Computer Science

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John Black

A love of mathematics and the knowledge that there aren’t many jobs that allow someone “to just do math” propelled John Black toward a career in cryptography – the study and practice of secure communications.

“I’ve always loved math; it’s a way to explore nature but is not obscured by subjectivity. It’s very pure,” Black says. “Cryptology is a way that I can do math that’s applied to something that people care about.”

Ariel Aguilar

Denver native Ariel Aguilar embarked on her college education as an open option engineering student at CU-Boulder.  Uncertain about which path she wanted to follow, she enrolled in the college’s flexible first-year curriculum and then gravitated toward computer science because she thought it offered a good foundation in computing that could be applied to a variety of careers.

Sriram Sankaranarayanan

Problem: There are 40 two-sided tiles lying on a table, including 30 on their white side and 10 on their black side. With the lights off so that you can’t see the colors, divide the tiles into two piles with the same number of black tiles in each pile.

Debra Goldberg

If you were alive during the late 1990’s you might have noticed a little era called the Dot-com Bubble. It was a time when internet-based companies like Amazon.com, and IT-focused companies like Cisco, rose to power. Generous venture capitalists and soaring stock prices sent many students running into the ranks of computer science, dreaming of a healthy paycheck and life-long job security.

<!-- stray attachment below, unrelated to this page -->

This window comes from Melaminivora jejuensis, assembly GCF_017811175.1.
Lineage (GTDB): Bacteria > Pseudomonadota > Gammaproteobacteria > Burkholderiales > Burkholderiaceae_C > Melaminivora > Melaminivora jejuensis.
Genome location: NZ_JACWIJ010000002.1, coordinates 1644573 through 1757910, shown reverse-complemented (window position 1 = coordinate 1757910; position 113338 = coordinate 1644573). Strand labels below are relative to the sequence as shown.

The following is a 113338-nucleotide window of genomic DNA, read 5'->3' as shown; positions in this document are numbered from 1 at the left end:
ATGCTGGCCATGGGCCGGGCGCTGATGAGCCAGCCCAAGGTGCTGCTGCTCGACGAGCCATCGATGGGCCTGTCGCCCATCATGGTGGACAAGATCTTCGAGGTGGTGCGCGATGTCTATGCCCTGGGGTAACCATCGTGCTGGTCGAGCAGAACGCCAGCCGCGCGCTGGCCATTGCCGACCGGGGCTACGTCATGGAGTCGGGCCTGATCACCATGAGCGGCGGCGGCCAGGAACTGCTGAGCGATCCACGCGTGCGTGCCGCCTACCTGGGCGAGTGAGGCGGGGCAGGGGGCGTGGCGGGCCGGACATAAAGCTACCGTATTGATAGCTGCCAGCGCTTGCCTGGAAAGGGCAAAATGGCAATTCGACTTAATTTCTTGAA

Sophia B. Liu

Sophia B. Liu, whose research focuses on uses of social media in times of crisis and how concepts of history are evolving, is the second student to earn her PhD from the interdisciplinary ATLAS Program in Technology, Media, and Society.

Her dissertation, “Grassroots Heritage: A Multi-Method Investigation of How Social Media Sustain the Living Heritage of Historic Crises,” which she successfully defended in April 2011, investigates the socio-technical practices emerging from the use of social media and how these practices help to sustain the living heritage of historic crises.

Dan Knights

Dan Knights is a humble guy, with very little reason to be humble. A short list of his titles includes high school math teacher, computer scientist, and the 2003 Rubik’s Cube World Champion. He has appeared on the Today Show, The Discovery Channel and as an expert on National Public Radio’s “Wait, Wait… Don’t Tell Me.”  He also has co-authored 21 journal publications, including two in Science and three in Nature.

Herb Morreale

What if you could make a world-changing impact with one small act? Would you be more inclined to take that first step if you knew your action would gain momentum when aligned with the actions of others?

Joshua Stuart

Josh Stuart was a CU undergraduate majoring in molecular biology in the mid-1990s when he discovered the power of computational analysis to reveal the functions of genes.